I am very excited and honored to join the Southern Fried Science Network, otherwise known as The Gam. However, I must be honest. I was a little nervous about how well I would fit in when I was asked to join after reading what The Gam is:
GAM. Noun – A social meeting of two (or more) Whale-ships, generally on a cruising-ground; when, after exchanging hails, they exchange visits by boats’ crews: the two captains remaining, for the time, on board of one ship, and the two chief mates on the other.
(Moby Dick, page 216)
My first reaction was, “But I don’t have a ship! OH NOES!!!!!” So naturally, I went out and got one. Granted it’s not a whaling ship or anything, but I’m pretty proud of my Condor-class sloop, the HMS Shearwater.
To get a ship, I joined the crew of the HMS Shearwater. It’s really not a bad deal. While most crew members must get special permission to leave the ship, I may come and go as I please. Last I checked in, we were at port in San Diego. It was partly cloudy with some light winds from the west, and the high air temperature was 73 degrees. Also, it was August 2nd, 1914.
No, I’m not a time traveler. I joined aboard the crew of the HMS Shearwater through the citizen science project Old Weather. Through Old Weather, I am helping scientists build better climate models by reading and transcribing World War I era captain’s ship logs. This information will also be of use to historians who want to learn more about these ships and the people on board.
To make this official, I added myself to list of crew above. I started out as an ensign, but after just 5 days of working on the ship, I was promoted to Lieutenant My next goal is to take over as Captain of the ship.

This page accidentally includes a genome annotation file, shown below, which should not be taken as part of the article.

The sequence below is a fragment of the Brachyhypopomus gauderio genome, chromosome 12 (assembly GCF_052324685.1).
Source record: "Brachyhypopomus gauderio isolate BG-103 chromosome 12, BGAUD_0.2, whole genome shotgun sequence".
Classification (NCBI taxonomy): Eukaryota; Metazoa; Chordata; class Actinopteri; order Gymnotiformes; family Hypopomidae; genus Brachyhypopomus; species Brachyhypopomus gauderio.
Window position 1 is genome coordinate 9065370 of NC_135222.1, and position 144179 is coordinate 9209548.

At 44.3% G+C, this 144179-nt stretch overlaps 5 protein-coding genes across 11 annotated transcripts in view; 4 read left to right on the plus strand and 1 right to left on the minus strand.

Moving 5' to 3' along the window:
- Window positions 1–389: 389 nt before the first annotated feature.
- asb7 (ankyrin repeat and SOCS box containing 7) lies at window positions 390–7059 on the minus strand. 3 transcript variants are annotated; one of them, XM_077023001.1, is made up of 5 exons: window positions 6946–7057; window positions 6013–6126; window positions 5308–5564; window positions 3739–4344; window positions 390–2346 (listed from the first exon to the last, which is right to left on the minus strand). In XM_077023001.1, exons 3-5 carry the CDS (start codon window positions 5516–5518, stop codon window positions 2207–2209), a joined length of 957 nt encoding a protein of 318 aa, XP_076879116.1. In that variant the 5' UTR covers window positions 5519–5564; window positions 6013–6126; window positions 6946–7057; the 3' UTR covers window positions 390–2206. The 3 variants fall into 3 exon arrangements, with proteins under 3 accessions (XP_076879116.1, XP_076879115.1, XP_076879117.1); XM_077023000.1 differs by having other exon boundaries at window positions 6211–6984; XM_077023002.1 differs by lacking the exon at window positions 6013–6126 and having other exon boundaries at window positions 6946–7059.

I mentioned Old Weather briefly a few weeks ago after its launch and already 12% of the logs have been transcribed. So, I suggest that you jump aboard if you want to help climate scientists, are interesting in World War I naval history, or have ambitious goals like becoming the captain of a World War I naval ship in the 21st century. You can also follow @oldweather on twitter and find out about what others are discovering. Having done my share of entering data collected in the field , I must say Old Weather is very user friendly and the penmanship in the logs is immaculate (seriously, no one should be allowed to collect data in the field until they have entered a few dozen pages of data sheets with atrocious handwriting). If you’re still not convinced, Old Weather put together some great videos on their site about the project.
And in all seriousness to anyone who may have followed me and is unfamiliar with The Gam, it’s not about having a ship. The Gam is a collection of excellent science bloggers covering a range of topics and issues, and I am proud to be one of them. So, go check them out!